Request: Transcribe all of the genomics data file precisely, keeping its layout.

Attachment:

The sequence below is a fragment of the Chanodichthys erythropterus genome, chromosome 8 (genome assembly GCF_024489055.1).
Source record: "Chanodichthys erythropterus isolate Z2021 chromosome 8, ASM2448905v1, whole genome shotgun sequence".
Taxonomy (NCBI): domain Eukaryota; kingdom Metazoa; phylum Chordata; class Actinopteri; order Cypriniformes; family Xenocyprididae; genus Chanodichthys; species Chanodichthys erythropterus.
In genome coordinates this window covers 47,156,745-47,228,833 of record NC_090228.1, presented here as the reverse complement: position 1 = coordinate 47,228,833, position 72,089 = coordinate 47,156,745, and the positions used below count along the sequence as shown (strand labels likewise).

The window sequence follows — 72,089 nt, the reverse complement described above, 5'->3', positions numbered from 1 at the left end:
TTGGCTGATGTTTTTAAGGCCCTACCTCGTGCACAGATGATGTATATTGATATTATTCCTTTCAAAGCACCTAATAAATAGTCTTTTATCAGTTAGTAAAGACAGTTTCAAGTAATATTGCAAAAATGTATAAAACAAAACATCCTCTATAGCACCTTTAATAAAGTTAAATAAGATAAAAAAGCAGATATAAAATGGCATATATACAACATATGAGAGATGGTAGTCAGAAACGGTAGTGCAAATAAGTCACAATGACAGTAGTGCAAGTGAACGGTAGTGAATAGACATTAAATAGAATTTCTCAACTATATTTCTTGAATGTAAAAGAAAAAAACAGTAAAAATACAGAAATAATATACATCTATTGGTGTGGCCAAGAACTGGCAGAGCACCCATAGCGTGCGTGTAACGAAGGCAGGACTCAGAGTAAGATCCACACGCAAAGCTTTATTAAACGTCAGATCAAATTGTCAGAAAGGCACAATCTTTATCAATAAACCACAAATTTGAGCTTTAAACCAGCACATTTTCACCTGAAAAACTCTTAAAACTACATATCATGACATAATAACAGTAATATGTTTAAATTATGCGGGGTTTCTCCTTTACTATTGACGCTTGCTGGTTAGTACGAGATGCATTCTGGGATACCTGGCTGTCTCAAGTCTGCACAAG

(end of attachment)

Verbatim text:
The sequence below is a fragment of the Chanodichthys erythropterus genome, chromosome 8 (genome assembly GCF_024489055.1).
Source record: "Chanodichthys erythropterus isolate Z2021 chromosome 8, ASM2448905v1, whole genome shotgun sequence".
Taxonomy (NCBI): domain Eukaryota; kingdom Metazoa; phylum Chordata; class Actinopteri; order Cypriniformes; family Xenocyprididae; genus Chanodichthys; species Chanodichthys erythropterus.
In genome coordinates this window covers 47,156,745-47,228,833 of record NC_090228.1, presented here as the reverse complement: position 1 = coordinate 47,228,833, position 72,089 = coordinate 47,156,745, and the positions used below count along the sequence as shown (strand labels likewise).

The window sequence follows — 72,089 nt, the reverse complement described above, 5'->3', positions numbered from 1 at the left end:
TTGGCTGATGTTTTTAAGGCCCTACCTCGTGCACAGATGATGTATATTGATATTATTCCTTTCAAAGCACCTAATAAATAGTCTTTTATCAGTTAGTAAAGACAGTTTCAAGTAATATTGCAAAAATGTATAAAACAAAACATCCTCTATAGCACCTTTAATAAAGTTAAATAAGATAAAAAAGCAGATATAAAATGGCATATATACAACATATGAGAGATGGTAGTCAGAAACGGTAGTGCAAATAAGTCACAATGACAGTAGTGCAAGTGAACGGTAGTGAATAGACATTAAATAGAATTTCTCAACTATATTTCTTGAATGTAAAAGAAAAAAACAGTAAAAATACAGAAATAATATACATCTATTGGTGTGGCCAAGAACTGGCAGAGCACCCATAGCGTGCGTGTAACGAAGGCAGGACTCAGAGTAAGATCCACACGCAAAGCTTTATTAAACGTCAGATCAAATTGTCAGAAAGGCACAATCTTTATCAATAAACCACAAATTTGAGCTTTAAACCAGCACATTTTCACCTGAAAAACTCTTAAAACTACATATCATGACATAATAACAGTAATATGTTTAAATTATGCGGGGTTTCTCCTTTACTATTGACGCTTGCTGGTTAGTACGAGATGCATTCTGGGATACCTGGCTGTCTCAAGTCTGCACAAG